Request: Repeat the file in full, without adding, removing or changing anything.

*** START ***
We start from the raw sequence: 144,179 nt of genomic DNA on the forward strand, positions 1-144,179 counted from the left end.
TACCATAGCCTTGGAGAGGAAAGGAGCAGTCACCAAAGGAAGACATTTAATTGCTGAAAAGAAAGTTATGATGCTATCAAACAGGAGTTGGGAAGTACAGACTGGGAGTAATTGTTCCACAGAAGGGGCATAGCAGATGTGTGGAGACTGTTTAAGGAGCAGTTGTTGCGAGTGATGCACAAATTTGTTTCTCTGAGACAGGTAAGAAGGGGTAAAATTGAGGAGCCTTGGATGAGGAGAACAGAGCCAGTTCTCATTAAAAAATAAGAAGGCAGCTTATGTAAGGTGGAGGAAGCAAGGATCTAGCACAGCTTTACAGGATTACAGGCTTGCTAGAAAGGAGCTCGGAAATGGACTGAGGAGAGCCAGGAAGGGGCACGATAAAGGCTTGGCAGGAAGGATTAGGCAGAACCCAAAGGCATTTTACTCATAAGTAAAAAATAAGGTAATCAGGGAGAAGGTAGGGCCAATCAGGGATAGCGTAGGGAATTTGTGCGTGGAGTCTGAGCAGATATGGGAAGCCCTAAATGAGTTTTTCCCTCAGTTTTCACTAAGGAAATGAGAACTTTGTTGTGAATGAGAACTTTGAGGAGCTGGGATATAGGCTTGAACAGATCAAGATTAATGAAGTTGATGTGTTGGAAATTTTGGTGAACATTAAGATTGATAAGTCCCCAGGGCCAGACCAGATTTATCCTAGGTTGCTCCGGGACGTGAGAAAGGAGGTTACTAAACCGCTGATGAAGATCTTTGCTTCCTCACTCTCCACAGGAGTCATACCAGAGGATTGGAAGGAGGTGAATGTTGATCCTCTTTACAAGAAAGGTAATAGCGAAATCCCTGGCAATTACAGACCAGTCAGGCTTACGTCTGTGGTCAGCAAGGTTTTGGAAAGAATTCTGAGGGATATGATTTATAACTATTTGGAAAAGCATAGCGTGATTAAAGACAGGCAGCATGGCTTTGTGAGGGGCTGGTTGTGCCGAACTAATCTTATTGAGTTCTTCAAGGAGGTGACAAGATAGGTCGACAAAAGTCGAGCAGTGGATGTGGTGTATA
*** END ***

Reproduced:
We start from the raw sequence: 144,179 nt of genomic DNA on the forward strand, positions 1-144,179 counted from the left end.
TACCATAGCCTTGGAGAGGAAAGGAGCAGTCACCAAAGGAAGACATTTAATTGCTGAAAAGAAAGTTATGATGCTATCAAACAGGAGTTGGGAAGTACAGACTGGGAGTAATTGTTCCACAGAAGGGGCATAGCAGATGTGTGGAGACTGTTTAAGGAGCAGTTGTTGCGAGTGATGCACAAATTTGTTTCTCTGAGACAGGTAAGAAGGGGTAAAATTGAGGAGCCTTGGATGAGGAGAACAGAGCCAGTTCTCATTAAAAAATAAGAAGGCAGCTTATGTAAGGTGGAGGAAGCAAGGATCTAGCACAGCTTTACAGGATTACAGGCTTGCTAGAAAGGAGCTCGGAAATGGACTGAGGAGAGCCAGGAAGGGGCACGATAAAGGCTTGGCAGGAAGGATTAGGCAGAACCCAAAGGCATTTTACTCATAAGTAAAAAATAAGGTAATCAGGGAGAAGGTAGGGCCAATCAGGGATAGCGTAGGGAATTTGTGCGTGGAGTCTGAGCAGATATGGGAAGCCCTAAATGAGTTTTTCCCTCAGTTTTCACTAAGGAAATGAGAACTTTGTTGTGAATGAGAACTTTGAGGAGCTGGGATATAGGCTTGAACAGATCAAGATTAATGAAGTTGATGTGTTGGAAATTTTGGTGAACATTAAGATTGATAAGTCCCCAGGGCCAGACCAGATTTATCCTAGGTTGCTCCGGGACGTGAGAAAGGAGGTTACTAAACCGCTGATGAAGATCTTTGCTTCCTCACTCTCCACAGGAGTCATACCAGAGGATTGGAAGGAGGTGAATGTTGATCCTCTTTACAAGAAAGGTAATAGCGAAATCCCTGGCAATTACAGACCAGTCAGGCTTACGTCTGTGGTCAGCAAGGTTTTGGAAAGAATTCTGAGGGATATGATTTATAACTATTTGGAAAAGCATAGCGTGATTAAAGACAGGCAGCATGGCTTTGTGAGGGGCTGGTTGTGCCGAACTAATCTTATTGAGTTCTTCAAGGAGGTGACAAGATAGGTCGACAAAAGTCGAGCAGTGGATGTGGTGTATA